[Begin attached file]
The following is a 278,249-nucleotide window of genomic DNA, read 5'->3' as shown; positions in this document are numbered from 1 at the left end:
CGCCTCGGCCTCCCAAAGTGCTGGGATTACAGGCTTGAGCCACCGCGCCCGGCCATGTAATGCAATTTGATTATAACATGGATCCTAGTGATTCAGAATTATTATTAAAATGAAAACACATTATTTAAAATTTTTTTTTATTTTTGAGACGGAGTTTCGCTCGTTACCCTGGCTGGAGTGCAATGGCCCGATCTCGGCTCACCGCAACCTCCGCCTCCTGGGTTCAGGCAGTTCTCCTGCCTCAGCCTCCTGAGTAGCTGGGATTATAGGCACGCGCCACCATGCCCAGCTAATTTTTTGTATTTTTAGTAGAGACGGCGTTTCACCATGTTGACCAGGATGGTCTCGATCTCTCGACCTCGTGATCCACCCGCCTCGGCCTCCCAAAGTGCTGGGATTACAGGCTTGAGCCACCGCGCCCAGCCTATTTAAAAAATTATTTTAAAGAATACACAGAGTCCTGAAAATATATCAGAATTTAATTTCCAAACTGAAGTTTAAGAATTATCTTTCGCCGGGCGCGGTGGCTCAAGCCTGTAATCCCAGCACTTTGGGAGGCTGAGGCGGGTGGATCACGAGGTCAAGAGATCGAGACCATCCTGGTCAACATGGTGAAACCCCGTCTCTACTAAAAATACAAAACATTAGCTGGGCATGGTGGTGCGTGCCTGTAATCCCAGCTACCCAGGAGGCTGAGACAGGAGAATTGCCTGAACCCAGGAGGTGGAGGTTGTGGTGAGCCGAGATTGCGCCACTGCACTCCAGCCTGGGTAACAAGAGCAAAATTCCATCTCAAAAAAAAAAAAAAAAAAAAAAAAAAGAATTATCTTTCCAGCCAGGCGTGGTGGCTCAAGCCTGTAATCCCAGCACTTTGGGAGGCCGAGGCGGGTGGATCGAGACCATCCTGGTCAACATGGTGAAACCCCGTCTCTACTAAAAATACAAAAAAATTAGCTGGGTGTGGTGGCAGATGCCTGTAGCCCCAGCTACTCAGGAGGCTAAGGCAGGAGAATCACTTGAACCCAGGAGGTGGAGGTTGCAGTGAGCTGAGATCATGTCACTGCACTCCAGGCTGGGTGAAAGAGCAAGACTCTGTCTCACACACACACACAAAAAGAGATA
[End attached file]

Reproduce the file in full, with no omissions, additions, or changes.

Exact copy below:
The following is a 278,249-nucleotide window of genomic DNA, read 5'->3' as shown; positions in this document are numbered from 1 at the left end:
CGCCTCGGCCTCCCAAAGTGCTGGGATTACAGGCTTGAGCCACCGCGCCCGGCCATGTAATGCAATTTGATTATAACATGGATCCTAGTGATTCAGAATTATTATTAAAATGAAAACACATTATTTAAAATTTTTTTTTATTTTTGAGACGGAGTTTCGCTCGTTACCCTGGCTGGAGTGCAATGGCCCGATCTCGGCTCACCGCAACCTCCGCCTCCTGGGTTCAGGCAGTTCTCCTGCCTCAGCCTCCTGAGTAGCTGGGATTATAGGCACGCGCCACCATGCCCAGCTAATTTTTTGTATTTTTAGTAGAGACGGCGTTTCACCATGTTGACCAGGATGGTCTCGATCTCTCGACCTCGTGATCCACCCGCCTCGGCCTCCCAAAGTGCTGGGATTACAGGCTTGAGCCACCGCGCCCAGCCTATTTAAAAAATTATTTTAAAGAATACACAGAGTCCTGAAAATATATCAGAATTTAATTTCCAAACTGAAGTTTAAGAATTATCTTTCGCCGGGCGCGGTGGCTCAAGCCTGTAATCCCAGCACTTTGGGAGGCTGAGGCGGGTGGATCACGAGGTCAAGAGATCGAGACCATCCTGGTCAACATGGTGAAACCCCGTCTCTACTAAAAATACAAAACATTAGCTGGGCATGGTGGTGCGTGCCTGTAATCCCAGCTACCCAGGAGGCTGAGACAGGAGAATTGCCTGAACCCAGGAGGTGGAGGTTGTGGTGAGCCGAGATTGCGCCACTGCACTCCAGCCTGGGTAACAAGAGCAAAATTCCATCTCAAAAAAAAAAAAAAAAAAAAAAAAAAGAATTATCTTTCCAGCCAGGCGTGGTGGCTCAAGCCTGTAATCCCAGCACTTTGGGAGGCCGAGGCGGGTGGATCGAGACCATCCTGGTCAACATGGTGAAACCCCGTCTCTACTAAAAATACAAAAAAATTAGCTGGGTGTGGTGGCAGATGCCTGTAGCCCCAGCTACTCAGGAGGCTAAGGCAGGAGAATCACTTGAACCCAGGAGGTGGAGGTTGCAGTGAGCTGAGATCATGTCACTGCACTCCAGGCTGGGTGAAAGAGCAAGACTCTGTCTCACACACACACACAAAAAGAGATA